Save time with these book-specific narration prompts for first grade through high school—at your fingertips! Now you can
- Be ready with customized, interesting narration prompts for each chapter your student reads.
- Confidently raise the bar on the types of narrations you ask from your older student.
- Encourage correct spelling in your student’s written narrations without any “looking back.”
Using Narration Notecards
These handy, customized cards are easy to use.
- Read aloud a chapter from Stories of America, Volume 1 or assign it as independent reading.
- Grab the narration notecard for that chapter and select a narration idea from the list or let your student choose one. You will find a Beginner, an Intermediate, and an Advanced prompt on each card.
- Give your student the notecard to look at while narrating orally or in writing. The word bank of people, places, dates, and vocabulary will help with spelling and details.
The printed notecards are printed on both sides and cut to 3″ x 5″. One side features the narration prompts and the other side gives the key people, places, dates, and vocabulary words. You also receive the full-color title card, cut a bit taller so you can use it as a divider between your Narration Notecard sets.
More Narration Notecards Ideas
Here are more things you can do with Narration Notecards.
- Choose a few of the key words from the notecard to highlight before you read. Write those words in a visible location and instruct your student to listen/read attentively for them. Define the chosen words if necessary.
- Use a map to look up any of the places listed.
- Use the dates to prompt Book of Centuries entries.
- Add other words that your student would like to see spelled.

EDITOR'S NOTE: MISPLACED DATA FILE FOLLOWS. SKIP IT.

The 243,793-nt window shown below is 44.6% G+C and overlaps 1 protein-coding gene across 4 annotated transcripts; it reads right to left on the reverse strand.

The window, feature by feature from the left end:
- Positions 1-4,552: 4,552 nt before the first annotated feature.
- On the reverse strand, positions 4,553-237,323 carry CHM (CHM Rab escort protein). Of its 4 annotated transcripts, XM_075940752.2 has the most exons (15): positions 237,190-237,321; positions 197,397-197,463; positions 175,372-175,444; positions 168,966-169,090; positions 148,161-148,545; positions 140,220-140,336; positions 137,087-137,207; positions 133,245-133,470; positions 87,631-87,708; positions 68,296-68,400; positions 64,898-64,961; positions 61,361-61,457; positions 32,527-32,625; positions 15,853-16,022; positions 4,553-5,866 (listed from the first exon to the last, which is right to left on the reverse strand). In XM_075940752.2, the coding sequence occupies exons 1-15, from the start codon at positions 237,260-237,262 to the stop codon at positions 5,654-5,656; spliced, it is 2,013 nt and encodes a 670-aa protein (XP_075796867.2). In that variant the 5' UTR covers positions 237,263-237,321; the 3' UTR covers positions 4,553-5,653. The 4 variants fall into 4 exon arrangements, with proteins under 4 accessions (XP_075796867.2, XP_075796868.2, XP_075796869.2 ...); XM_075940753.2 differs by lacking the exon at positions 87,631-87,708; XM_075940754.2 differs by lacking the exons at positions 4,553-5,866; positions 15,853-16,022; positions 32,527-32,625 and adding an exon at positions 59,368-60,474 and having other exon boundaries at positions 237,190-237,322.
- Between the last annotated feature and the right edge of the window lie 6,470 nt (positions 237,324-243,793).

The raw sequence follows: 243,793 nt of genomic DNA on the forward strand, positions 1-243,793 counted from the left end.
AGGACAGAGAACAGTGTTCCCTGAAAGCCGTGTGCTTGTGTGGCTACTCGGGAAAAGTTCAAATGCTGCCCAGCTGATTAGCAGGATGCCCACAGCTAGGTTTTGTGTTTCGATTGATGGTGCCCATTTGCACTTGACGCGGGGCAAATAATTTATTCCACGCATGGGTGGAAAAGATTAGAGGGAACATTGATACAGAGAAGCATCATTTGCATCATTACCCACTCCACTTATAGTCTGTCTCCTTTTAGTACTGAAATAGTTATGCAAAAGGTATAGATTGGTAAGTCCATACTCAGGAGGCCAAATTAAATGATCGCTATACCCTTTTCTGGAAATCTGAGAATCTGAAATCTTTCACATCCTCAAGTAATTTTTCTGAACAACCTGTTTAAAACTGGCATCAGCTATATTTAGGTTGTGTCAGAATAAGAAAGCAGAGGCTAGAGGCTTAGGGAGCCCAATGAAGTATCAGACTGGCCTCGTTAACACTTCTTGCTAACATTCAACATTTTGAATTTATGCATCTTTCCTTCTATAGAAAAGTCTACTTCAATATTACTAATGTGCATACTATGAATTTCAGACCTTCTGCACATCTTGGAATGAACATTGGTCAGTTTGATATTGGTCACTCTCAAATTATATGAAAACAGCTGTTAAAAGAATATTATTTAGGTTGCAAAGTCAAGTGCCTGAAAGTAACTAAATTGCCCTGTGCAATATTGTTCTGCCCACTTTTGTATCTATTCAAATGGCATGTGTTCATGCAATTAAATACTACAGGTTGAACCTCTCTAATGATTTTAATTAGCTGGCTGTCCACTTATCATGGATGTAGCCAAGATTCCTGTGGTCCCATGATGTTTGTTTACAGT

- For an extra challenge, and only every once in a while, you might see if your older student can include every word on the card in his narration.
- Reuse the notecards whenever you revisit those books as your children grow. You can store your Narration Notecards in an index card box and use the handy title cards as dividers between the sets.
Tips for Choosing a Narration Prompt
The narration ideas are listed from easiest to hardest on each card. Select one of the prompts for your student: 1. Beginner, 2. Intermediate, 3. Advanced.
- Beginner prompts are designed for beginner narrators of all ages. Beginners in grades 1–3 should tell their narrations, not write them. Older beginners should start by telling and can gradually move to writing as they become comfortable.
- Intermediate prompts are designed for students in grades 4–12 who have had some experience narrating. Narrations should be a variety of written as well as oral. Students at this level can be assigned either the Beginner or Intermediate prompts as desired throughout the year.
- Advanced prompts are designed for fluent narrators in approximately grades 7–12 who are ready for more. Use Advanced prompts to raise the bar on their narrations as they move into high school, but feel free to assign any prompt on the card as desired. Many narrations will be written; continue to ask for some oral.
Now it’s simple to take narration to the next level—with Narration Notecards!
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